With contacts that run deep into the entertainment industry, Snoop Dogg has the influence to recruit the highest level acts to Triller Fight Club. He’s long been a combat sports fan, and he sees mixing together music and fighting as the new wave.

“The one thing about these world’s and how they come together, is they naturally belong together,” says Snoop Dogg. “It’s just a matter of how you bring them together. We got the right people who know how to find the right talent, the right commentators, the right fighters, the right people behind the scenes and that’s what Triller’s about. That’s what Fight Club is about. Being excellent and being the option to what you normally see.”

As a promotion that’s still very much in its infancy, it would be false to claim Saturday’s Tiller Fight Club card went flawlessly. The roughly 80-minute gap between the first and second fight of the pay-per-view, which was filled with multiple music acts, resulted in online agitation from a section of viewers keen to see the action continue in the boxing ring.

It didn’t come as a bother to those in the venue, though. Comedian Pete Davidson, who joined the commentary booth for the main event, touted the uniqueness of what Triller Fight Club is executing, as well as the financial backing of the operation.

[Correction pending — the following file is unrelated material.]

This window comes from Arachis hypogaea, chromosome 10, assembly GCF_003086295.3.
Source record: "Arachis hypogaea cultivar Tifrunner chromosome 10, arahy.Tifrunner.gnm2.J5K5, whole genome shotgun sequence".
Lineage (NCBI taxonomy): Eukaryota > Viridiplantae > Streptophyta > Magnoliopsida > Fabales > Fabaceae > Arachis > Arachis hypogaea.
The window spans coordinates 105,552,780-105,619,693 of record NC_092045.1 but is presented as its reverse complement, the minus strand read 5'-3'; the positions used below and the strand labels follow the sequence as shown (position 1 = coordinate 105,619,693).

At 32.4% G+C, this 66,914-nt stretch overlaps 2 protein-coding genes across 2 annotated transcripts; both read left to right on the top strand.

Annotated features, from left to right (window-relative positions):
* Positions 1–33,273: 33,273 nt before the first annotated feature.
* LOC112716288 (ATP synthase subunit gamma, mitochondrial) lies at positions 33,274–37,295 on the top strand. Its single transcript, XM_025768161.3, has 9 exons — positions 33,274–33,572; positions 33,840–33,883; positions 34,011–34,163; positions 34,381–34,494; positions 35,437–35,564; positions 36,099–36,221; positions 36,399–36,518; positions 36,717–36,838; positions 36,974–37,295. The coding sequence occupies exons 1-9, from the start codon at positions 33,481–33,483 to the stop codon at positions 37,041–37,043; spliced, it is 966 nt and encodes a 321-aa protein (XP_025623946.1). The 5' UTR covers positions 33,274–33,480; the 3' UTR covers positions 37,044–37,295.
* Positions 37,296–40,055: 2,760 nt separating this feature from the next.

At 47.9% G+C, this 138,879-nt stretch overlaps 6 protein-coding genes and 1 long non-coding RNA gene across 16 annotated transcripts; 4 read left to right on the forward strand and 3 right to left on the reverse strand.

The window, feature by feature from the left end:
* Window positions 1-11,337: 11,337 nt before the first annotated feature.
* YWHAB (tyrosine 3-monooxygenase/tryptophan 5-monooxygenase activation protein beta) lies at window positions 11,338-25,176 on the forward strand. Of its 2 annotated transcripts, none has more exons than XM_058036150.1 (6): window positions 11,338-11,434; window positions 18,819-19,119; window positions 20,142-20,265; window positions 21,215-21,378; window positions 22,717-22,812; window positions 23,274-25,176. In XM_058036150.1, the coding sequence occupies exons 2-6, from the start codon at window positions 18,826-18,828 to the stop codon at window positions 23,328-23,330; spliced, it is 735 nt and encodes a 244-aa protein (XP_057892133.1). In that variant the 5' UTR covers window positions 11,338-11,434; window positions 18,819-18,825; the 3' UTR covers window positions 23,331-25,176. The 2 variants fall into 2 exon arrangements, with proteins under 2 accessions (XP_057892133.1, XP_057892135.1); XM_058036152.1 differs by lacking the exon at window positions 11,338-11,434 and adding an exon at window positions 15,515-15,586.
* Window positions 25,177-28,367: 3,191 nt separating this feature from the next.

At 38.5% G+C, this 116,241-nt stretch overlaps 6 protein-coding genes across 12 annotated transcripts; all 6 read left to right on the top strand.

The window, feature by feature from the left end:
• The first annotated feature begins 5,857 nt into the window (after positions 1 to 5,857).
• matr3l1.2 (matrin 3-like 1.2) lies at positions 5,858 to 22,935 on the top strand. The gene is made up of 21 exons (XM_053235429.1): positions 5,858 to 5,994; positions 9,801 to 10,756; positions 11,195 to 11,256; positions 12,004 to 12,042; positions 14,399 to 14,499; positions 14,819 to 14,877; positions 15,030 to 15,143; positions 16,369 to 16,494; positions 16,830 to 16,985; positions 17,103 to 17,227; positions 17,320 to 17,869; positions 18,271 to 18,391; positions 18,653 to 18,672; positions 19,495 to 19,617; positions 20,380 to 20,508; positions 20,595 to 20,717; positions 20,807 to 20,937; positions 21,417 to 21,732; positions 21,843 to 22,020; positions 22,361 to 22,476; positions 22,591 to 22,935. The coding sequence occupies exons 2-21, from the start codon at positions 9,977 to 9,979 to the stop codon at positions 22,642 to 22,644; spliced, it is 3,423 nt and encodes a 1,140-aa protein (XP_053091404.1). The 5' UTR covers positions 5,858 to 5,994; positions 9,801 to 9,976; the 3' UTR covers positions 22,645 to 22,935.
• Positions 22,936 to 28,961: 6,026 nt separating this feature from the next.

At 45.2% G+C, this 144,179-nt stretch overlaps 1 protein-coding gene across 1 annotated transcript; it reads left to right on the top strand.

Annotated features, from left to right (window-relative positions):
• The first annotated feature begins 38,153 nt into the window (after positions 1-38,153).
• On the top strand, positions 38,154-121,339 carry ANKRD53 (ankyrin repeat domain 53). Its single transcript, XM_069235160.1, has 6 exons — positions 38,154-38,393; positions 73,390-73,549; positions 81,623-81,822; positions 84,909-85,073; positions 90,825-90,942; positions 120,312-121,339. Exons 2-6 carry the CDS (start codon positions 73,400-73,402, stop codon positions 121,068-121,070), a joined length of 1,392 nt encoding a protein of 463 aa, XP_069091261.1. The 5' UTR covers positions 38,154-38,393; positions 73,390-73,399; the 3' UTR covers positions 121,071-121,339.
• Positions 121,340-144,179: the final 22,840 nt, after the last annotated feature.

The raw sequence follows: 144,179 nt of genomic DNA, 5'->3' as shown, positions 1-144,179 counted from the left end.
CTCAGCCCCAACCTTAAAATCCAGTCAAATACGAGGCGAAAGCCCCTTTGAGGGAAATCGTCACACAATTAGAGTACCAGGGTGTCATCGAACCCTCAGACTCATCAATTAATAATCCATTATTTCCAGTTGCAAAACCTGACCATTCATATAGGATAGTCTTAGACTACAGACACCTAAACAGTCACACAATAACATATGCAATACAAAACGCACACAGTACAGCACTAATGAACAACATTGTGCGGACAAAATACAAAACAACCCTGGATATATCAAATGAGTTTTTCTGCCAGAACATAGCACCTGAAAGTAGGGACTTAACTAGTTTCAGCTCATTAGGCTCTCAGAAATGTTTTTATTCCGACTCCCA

“I think what Triller is doing here is wonderful,” says Davidson. “I think it’s an absolute circus, and they brought some great acts. It’s a good time, and the check cleared. The check cleared, so I’m in good spirits. I didn’t think it was going to clear, but it did. Never doubt Snoop Dogg.”

Early pay-per-view numbers for Triller Fight Club show the event as a blockbuster. Sources tell Rolling Stone the final total is expected to clear the 1 million buys mark, but the questions moving forward revolve around sustainability.

As with any product, there’s a risk of fatigue and over-saturation. The intention is to avoid that, however, by making each show better and more unique than the last. Given what Triller Fight Club has already offered, that seems like a monumental task, but there are plans in place to give each show a fresh coat of paint.

“We’re trying to reinvent the world of boxing,” says Triller Fight Club producer Malea Rose. “We’re not trying to lose the demographic, we’re just trying to add more. You don’t know what’s going to happen next. You don’t know who is going to be on the next card. It could be your favorite singer, it could be your favorite actor, it could be your favorite DJ. Anything goes.”

Triller Fight Club currently has two more events already on the books, with the next show set for June 5th, featuring the professional boxing debut of Diplo, as Rolling Stone first reported. Another is on tap for early July. Sometime later in the year, Paul says expects to return to headline with his next boxing bout.

Paul thinks the Triller Fight Club formula is bringing something that’s badly needed in the space, and he’s proud to be one of the torchbearers for the company.

“It’s the future of boxing,” says Paul. “Everything about it was dope. It’s just different, and different is the new way to be dope in 2021. Different is in, and they did a great job. I love everyone at Triller. We put this together in four months. Imagine in six months what we could do? Give us eight months, imagine what we can do. The next event’s going to be bigger, better, faster and stronger. More pay-per-view buys. I’m a believer, are you? That shit was fire.”